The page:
Things got awkward, and within five minutes he’d got up and left, leaving me with the bill. It was a small price to pay for my integrity.
It may be a cliché, but the song that best describes M&C Saatchi Abel would have to be Frank Sinatra’s My Way. There are all those catchy lines about living a full life and not having regrets, but it’s the cautionary verse that resonates with me most of all:
For what is a man, what has he got?
If not himself then he has naught
To say the things he truly feels
And not the words of one who kneels
The record shows I took the blows
And did it my way.
I see corruption everywhere. The stench of it permeates government, politics, some businesses, municipalities. And the problem is, if we get used to it, we’ll stop smelling it. Like the crazy cat lady who has no idea she smells like her 300 cats, it will become our smell. Corruption by South Africa.
I wish speaking out wasn’t something I had to do. I wish I could focus all my attention on my work, my family and my other interests, instead of having to carve off a portion of my time for this stuff. But I speak out – because I feel I have no choice, because it has to be done, because that ideal world where “business and politics do not mix” no longer exists. Certainly not in South Africa. Even the US, the former darling of liberal ideas and democratic ideals, is faring no better. And by democratic ideals, I don’t mean the Democratic Party. In many ways I feel that the Left has left the Left.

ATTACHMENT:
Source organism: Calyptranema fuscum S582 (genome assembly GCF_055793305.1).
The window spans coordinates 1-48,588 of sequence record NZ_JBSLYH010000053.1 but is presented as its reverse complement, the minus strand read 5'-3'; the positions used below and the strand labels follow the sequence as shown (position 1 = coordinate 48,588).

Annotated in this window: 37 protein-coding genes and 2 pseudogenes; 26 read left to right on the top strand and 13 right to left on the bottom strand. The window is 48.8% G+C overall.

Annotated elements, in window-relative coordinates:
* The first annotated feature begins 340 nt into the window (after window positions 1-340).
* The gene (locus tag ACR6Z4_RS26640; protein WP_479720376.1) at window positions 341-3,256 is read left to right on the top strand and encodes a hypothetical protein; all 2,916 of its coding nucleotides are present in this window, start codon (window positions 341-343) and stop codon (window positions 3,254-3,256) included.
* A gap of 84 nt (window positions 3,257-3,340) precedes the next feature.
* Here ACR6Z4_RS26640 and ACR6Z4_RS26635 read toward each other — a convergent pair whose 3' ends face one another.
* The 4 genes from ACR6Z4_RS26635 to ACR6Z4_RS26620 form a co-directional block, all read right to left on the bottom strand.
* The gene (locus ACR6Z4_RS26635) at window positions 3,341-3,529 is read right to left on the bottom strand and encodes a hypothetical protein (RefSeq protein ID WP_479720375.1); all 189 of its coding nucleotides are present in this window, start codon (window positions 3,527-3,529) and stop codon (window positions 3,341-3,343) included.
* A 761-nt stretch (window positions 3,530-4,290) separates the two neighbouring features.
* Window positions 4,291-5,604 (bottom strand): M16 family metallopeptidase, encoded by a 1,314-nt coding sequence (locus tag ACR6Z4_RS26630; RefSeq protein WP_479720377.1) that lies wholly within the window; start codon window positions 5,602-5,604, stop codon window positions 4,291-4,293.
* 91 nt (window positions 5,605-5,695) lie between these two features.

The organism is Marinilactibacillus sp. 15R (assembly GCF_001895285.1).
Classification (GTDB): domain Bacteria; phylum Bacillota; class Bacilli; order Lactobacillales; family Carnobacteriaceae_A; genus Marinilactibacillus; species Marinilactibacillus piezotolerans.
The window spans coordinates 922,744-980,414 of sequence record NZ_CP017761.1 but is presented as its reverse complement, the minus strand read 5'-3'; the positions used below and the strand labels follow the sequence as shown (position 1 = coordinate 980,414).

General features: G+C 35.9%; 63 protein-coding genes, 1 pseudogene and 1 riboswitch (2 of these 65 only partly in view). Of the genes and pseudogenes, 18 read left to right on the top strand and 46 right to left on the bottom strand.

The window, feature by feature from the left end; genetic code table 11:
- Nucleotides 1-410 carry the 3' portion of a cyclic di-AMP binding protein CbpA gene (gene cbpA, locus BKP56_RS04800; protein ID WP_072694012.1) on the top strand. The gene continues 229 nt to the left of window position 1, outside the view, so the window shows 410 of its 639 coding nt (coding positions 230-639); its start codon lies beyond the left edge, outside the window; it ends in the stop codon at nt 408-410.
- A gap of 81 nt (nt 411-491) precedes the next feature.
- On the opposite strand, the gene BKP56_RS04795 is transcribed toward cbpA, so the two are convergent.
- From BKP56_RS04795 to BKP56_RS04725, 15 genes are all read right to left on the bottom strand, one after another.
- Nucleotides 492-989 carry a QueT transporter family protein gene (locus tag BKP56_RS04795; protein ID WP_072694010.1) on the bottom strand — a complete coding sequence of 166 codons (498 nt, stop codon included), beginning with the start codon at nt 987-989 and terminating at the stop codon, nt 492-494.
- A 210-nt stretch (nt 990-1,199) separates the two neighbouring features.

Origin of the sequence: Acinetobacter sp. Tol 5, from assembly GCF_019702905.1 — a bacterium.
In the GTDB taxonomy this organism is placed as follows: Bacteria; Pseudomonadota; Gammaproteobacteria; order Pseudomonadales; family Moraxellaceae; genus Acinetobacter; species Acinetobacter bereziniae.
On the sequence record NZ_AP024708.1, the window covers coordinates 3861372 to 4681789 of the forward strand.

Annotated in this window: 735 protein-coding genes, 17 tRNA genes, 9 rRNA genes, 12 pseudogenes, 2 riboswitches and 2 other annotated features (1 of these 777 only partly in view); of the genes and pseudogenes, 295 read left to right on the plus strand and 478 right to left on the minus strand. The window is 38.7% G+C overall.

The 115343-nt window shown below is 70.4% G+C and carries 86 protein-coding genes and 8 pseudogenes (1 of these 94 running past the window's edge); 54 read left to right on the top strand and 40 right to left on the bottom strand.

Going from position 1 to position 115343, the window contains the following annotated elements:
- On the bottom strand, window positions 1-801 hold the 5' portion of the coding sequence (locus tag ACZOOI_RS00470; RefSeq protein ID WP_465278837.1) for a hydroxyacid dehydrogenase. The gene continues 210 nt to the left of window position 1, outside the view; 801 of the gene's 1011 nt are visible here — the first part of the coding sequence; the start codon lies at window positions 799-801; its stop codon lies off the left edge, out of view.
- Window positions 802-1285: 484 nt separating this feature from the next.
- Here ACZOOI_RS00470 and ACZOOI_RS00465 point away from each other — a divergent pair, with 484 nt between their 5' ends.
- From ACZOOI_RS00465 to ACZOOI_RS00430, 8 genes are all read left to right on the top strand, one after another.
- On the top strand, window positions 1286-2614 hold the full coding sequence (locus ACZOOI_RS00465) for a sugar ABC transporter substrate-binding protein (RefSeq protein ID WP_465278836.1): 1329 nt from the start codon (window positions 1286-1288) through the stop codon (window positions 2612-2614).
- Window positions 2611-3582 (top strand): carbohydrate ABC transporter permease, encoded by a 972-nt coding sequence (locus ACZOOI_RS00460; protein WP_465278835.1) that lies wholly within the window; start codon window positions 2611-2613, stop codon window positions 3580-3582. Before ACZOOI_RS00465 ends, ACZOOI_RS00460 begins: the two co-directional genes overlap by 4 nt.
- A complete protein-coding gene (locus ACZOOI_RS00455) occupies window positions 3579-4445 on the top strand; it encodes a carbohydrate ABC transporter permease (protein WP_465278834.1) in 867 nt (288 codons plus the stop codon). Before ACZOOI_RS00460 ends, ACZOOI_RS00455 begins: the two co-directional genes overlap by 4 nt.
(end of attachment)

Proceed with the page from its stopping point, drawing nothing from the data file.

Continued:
That’s why businesses and business leaders have to take a stand.
Look at the outdoor apparel brand Patagonia. Led by Yvon Chouinard, Patagonia does not stay quiet about the things that matter. From their ad campaigns to their PR statements, they’ve put their money where their mouth is. They have, for example, gone to court to sue the Trump administration for the president’s attempts to get rid of two million acres of public land in the US (just one of Trump’s many anti-environmental acts). They’ve donated the proceeds from “Black Friday” sales to environmental groups, as well as $10 million from what they called “an irresponsible tax cut” for big corporations to groups fighting climate change.
Sure, the leaders and employees of Patagonia feel strongly about environmental causes. What they’re doing is also good business, because their customers care deeply about those issues too. That’s why Patagonia’s activism has solidified their standing as the outdoor brand with the highest customer loyalty in that segment.
Nike is another brand that has nailed its colours to the mast. In 2018, well before the murder of George Floyd and subsequent global mass protests around the Black Lives Matter movement, Nike ran an inspirational ad starring former NFL quarterback Colin Kaepernick. Kaepernick had been harshly criticised for refusing to stand during a pre-game national anthem in 2016. Instead, as a symbolic protest against police brutality, he had taken a knee – and he hasn’t played in the NFL since.